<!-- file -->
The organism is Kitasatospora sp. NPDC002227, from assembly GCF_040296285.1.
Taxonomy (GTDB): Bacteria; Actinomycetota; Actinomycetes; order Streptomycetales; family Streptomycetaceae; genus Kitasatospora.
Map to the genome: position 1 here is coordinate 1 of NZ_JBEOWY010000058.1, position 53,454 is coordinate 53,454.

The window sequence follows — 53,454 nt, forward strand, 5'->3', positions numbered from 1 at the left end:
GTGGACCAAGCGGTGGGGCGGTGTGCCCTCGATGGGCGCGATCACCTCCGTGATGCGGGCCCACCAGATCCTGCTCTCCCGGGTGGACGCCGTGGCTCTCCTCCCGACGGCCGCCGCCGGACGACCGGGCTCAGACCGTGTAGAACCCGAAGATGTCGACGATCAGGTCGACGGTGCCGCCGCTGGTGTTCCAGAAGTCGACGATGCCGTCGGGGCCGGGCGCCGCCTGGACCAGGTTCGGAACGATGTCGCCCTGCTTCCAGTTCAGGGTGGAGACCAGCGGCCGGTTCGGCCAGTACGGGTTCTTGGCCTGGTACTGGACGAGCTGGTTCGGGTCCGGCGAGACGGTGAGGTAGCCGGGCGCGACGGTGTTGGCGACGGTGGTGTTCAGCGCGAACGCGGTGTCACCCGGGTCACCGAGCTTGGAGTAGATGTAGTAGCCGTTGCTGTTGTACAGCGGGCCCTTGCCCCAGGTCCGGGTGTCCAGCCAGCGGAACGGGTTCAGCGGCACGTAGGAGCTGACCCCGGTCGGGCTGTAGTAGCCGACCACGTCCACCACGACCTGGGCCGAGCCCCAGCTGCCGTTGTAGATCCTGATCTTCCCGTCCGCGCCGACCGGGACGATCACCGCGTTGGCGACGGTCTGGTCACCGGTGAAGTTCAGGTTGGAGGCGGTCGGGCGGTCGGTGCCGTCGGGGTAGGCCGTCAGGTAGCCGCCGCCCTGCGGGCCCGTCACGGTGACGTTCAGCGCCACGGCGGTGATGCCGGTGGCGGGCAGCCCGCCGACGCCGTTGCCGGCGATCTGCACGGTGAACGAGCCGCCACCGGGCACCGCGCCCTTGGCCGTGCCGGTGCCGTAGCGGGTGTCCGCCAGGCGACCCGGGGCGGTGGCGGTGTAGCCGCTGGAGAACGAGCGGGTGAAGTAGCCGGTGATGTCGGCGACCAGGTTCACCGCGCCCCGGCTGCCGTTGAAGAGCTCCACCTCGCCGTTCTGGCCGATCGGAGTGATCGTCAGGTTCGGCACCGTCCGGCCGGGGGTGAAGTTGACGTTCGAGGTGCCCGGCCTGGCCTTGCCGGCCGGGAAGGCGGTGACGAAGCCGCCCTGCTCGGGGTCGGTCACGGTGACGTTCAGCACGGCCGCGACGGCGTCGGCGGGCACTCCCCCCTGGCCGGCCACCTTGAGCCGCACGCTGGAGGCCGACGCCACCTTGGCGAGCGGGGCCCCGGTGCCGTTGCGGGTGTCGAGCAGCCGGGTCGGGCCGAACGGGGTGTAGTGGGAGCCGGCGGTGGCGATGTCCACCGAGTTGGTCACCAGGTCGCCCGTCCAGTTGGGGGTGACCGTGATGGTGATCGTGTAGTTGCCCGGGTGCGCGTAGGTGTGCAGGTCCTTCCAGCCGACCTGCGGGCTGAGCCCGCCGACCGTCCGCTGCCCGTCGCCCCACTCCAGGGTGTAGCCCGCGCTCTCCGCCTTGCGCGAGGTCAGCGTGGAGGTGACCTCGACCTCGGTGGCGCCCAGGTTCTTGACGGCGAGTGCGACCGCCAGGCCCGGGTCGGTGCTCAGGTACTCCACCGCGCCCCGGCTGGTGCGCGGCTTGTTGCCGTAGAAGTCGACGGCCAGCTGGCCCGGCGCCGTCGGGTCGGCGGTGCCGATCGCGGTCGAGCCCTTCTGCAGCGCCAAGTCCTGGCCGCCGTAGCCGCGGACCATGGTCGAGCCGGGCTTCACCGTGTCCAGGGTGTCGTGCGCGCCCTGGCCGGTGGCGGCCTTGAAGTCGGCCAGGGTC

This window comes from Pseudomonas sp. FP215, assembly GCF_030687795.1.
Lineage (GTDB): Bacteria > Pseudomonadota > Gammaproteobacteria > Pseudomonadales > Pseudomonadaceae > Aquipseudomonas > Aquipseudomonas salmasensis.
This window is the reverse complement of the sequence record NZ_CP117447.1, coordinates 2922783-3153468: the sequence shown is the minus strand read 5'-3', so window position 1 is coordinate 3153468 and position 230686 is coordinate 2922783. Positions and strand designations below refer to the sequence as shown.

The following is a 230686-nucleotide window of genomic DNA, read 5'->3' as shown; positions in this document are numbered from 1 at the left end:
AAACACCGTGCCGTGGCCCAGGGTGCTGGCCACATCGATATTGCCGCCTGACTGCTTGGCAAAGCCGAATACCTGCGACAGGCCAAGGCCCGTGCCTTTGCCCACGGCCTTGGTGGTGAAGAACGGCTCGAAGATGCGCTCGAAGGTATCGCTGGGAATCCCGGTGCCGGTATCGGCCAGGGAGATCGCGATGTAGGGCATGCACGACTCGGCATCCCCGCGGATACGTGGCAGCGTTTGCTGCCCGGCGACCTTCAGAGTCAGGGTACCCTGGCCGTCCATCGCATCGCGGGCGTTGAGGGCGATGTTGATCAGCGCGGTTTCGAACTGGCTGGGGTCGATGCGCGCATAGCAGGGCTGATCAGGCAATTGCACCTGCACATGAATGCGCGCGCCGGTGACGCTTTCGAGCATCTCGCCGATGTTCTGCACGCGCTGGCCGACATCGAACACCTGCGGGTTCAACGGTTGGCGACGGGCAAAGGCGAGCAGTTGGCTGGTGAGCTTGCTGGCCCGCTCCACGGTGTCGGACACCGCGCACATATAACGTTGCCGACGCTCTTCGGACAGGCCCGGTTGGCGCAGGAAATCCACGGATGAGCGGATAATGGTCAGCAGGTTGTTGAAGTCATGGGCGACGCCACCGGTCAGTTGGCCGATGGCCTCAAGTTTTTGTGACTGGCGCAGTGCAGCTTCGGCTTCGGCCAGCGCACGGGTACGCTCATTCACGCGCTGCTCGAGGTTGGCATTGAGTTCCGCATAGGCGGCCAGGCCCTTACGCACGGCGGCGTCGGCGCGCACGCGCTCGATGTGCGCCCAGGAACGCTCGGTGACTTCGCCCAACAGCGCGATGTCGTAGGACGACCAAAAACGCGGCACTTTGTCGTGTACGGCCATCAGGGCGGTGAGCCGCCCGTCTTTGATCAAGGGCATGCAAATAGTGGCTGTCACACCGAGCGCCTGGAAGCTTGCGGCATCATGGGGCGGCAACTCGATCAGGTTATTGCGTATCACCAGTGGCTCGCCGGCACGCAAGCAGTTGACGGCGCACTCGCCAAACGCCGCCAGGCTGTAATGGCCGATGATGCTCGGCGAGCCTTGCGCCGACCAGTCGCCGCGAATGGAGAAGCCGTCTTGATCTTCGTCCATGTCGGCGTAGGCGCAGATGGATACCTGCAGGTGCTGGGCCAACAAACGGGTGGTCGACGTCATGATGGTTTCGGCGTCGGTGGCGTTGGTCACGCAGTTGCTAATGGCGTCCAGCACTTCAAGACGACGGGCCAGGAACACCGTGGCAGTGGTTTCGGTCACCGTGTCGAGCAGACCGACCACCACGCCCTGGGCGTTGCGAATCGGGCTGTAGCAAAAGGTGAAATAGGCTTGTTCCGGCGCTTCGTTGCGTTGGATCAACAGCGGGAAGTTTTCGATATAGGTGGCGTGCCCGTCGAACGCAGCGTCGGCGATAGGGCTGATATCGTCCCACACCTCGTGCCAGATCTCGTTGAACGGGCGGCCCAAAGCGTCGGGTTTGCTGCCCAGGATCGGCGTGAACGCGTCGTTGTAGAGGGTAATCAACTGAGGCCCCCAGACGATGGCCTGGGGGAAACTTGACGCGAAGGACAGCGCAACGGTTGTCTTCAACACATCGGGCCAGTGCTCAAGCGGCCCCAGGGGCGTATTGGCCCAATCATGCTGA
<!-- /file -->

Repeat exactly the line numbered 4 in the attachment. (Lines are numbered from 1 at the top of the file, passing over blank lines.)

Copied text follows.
The window sequence follows — 53,454 nt, forward strand, 5'->3', positions numbered from 1 at the left end: